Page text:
Persistent Petty Partisanship

Ah, partisanship — America’s new-millennium pie: sour, unpalatable, constantly in your face. Now enter the latest mud fight, over Confederate monuments.

No matter to those who would tear down these artifacts that many were erected to courage, not disunion; no matter that those before had kept any enmity rationally to themselves (for want of protesting worthy issues); to these 2017 partisans, the “symbols of racism” must go.

To demand total removal of Civil War monuments, as many of the sudden critics are doing, is at once to stereotype intent and demean history. In southern cities from Charlottesville to New Orleans and on to St. Louis, mayors and city council members still aching over Dylann Roof’s 2015 murder of nine African-Americans at a Charleston, SC church are using this white supremacist’s atrocity in a latest effort to ease Southern shame of the Treasonous War. The same movement that has demanded removal of the Confederate flag from public buildings is now demanding removal of Confederate monuments from public parks.

In New Orleans, workers donning bulletproof vests have already vanquished the city’s Robert E. Lee monument. To celebrate the Confederate General’s dismissal, Mayor Mitch Landrieu made a big poetic public speech in which he asked, “How can we expect to inspire a nation when our most prominent public spaces are dedicated to the reverence of the fight for bondage and supremacy?” Reverence? Hardly. The mayor continued: “There are no slave ship monuments, no prominent markers on public land to remember the lynchings or the slave blocks.”

In such remarks, generalized and skewed, the speaker dismisses the Civil War’s useful lessons in favor merely of vilifying its transgressions. Considering Landrieu’s remark about slave blocks, slave ships, and African-American lynching, one efforts, without success, to conjure any democratic society that displays these kinds of memorials.

In Charlottesville, VA, city council members suddenly want the city to sell its hundred-year-old statue of Lee, because it was donated by a segregationist. (In deference to small-mindedness, the council’s demand makes no concession to Lee’s unimpeachable integrity, nor to what also to do, if anything, about the name of the park in which the monument stands: Lee Park.)

To compound this partisan nonsense, most of those calling for total removal of Civil War monuments from public view are suggesting that they be relocated to museums — you know, those institutions designed for public view. (What next? Insistence in relocating Jefferson Davis’s house to a museum? And what about World War II’s concentration camps? Why are they still around?)

There is consolation in the fact that Henry Shrady, who sculpted Charlottesville’s Lee (on his horse Traveller) had previously completed a comparable monument to Union General Ulysses Grant; proving that, in fairness to historical preservation (and scholarship), if the image of one man is preserved in bronze and stone, that of the other must likewise be.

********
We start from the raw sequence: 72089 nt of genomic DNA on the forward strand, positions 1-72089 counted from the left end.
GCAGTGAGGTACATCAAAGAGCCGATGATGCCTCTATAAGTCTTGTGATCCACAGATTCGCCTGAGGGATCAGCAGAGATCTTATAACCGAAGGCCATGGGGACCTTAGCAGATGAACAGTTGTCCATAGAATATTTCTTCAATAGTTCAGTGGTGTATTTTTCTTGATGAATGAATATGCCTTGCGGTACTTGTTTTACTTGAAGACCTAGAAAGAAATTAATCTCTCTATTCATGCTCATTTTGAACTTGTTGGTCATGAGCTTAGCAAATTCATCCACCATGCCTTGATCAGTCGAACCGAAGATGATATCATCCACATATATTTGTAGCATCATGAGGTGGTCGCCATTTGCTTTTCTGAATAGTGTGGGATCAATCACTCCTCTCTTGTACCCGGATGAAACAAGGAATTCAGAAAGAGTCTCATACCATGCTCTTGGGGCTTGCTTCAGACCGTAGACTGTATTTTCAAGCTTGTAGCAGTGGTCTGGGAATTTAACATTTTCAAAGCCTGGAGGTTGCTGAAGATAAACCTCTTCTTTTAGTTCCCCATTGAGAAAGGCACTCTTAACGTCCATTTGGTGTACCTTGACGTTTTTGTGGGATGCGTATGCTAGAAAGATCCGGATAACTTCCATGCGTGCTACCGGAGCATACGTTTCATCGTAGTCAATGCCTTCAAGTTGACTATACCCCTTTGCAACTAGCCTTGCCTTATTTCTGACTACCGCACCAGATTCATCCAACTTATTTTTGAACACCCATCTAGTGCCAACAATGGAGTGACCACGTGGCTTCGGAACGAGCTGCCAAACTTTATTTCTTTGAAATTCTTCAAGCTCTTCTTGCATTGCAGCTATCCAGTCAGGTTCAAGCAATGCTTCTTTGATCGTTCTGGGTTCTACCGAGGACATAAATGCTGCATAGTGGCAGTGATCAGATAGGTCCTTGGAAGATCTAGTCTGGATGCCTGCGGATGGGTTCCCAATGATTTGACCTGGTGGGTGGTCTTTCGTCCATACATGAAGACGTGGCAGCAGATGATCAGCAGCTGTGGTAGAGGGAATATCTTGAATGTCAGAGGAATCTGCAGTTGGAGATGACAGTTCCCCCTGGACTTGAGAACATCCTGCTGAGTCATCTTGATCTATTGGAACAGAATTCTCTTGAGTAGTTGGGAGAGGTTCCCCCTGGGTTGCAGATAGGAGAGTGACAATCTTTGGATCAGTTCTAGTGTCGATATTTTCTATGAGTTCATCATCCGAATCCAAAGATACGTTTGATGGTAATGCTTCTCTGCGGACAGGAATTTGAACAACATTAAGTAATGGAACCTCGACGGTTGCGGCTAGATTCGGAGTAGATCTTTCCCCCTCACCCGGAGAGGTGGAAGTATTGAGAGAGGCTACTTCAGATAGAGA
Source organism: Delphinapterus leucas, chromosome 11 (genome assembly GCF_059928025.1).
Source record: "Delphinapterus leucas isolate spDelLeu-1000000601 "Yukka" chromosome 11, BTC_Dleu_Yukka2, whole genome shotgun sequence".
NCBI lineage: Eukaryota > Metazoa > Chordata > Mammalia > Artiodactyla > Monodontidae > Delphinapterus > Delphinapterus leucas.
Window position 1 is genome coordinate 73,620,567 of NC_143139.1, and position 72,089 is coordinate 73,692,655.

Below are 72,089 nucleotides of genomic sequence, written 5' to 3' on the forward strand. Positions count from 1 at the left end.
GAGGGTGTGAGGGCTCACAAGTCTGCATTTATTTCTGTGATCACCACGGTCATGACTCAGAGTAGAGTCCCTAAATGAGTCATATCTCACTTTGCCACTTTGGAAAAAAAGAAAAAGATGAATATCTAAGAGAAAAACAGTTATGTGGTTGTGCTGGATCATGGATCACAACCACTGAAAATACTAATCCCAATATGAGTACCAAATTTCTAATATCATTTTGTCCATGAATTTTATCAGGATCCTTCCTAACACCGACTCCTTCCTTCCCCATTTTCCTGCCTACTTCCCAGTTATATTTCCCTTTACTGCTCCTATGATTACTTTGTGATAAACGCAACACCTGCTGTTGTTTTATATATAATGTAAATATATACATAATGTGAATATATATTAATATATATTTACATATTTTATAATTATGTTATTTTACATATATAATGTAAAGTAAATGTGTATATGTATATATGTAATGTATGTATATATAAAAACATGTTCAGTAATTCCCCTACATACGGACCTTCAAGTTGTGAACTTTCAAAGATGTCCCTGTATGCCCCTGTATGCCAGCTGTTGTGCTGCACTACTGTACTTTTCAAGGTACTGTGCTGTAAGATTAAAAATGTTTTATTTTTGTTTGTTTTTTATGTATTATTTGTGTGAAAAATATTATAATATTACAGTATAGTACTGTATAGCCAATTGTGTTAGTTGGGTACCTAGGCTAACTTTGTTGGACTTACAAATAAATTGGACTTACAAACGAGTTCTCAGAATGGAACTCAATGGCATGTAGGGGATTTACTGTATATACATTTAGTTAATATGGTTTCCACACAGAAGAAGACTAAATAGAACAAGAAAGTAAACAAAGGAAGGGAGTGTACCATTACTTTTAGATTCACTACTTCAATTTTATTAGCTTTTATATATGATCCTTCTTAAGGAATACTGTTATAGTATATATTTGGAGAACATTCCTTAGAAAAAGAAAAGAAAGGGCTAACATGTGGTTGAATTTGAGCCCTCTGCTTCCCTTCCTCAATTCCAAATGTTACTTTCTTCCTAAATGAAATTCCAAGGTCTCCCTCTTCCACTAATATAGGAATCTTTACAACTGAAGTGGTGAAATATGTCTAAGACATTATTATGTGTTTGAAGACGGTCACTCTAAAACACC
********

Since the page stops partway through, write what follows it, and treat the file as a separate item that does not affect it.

At issue with the partisan rally cry against Confederate monuments is that it wholly rejects the contrasting viewpoint. An argument has been made in Memphis, TN to remove the statue of Confederate General Nathan Bedford Forrest (astride his horse King Phillip) from the city’s Health Sciences Park on grounds he was a prolific slave trader and first Grand Wizard of the Ku Klux Klan. Given such logic, who next should be toppled? Caesar, bully of the Gauls? Napoleon, propagandist and plunderer? Benedict Arnold, traitor, egotist?*

Regardless, one presumes no rational person would act as the mayor of St. Louis, MO, who, in keeping with the Joneses, suddenly insists on removal of the city’s Forest Park monument to young Confederate soldiers marching off to war — a gift of their mourning mothers and grandmothers (the Ladies’ Confederate Monument Association).

Mayor Landrieu’s speech about removal of the Robert E. Lee statue in New Orleans (and, by way of association, all Confederate statues) as a national moral imperative adds fuel to my millennial fear that America is losing her soul. The suddenness of this imperative and its ox-pull on a legion of Americans suggests that hysteria is usurping rationality and thoughtful sensibility.

My allegiance to preserving Civil War monuments where they stand has nothing to do with partisan zeal, but rather, wholly with a mature adult’s prudent sense of decency.

Yes, remove the Confederate flag from public spaces; it is the creation of a nation founded by white supremacists, a nation that neither exists within, nor along with, the United States. But honor the Civil War monuments.

Along with the written, illustrative, and photographic records of the Civil War, its monuments — masterly artworks and historical markers — should remain right where they are.

Meanwhile, a good start to dismantling the partisan bitterness may be for everyone to stop referring to them as monuments. Call them statues.

  • In Saratoga National Historical Park, Stillwater, NY, stands a monument to the Revolutionary War American traitor Benedict Arnold (nowhere upon this small stone artifice is Arnold’s name inscribed). The Boot Monument, as it is called, depicts a boot worn by the General during the Battle of Saratoga, during which his left foot and horse were shot almost simultaneously. The foot survived; the horse did not.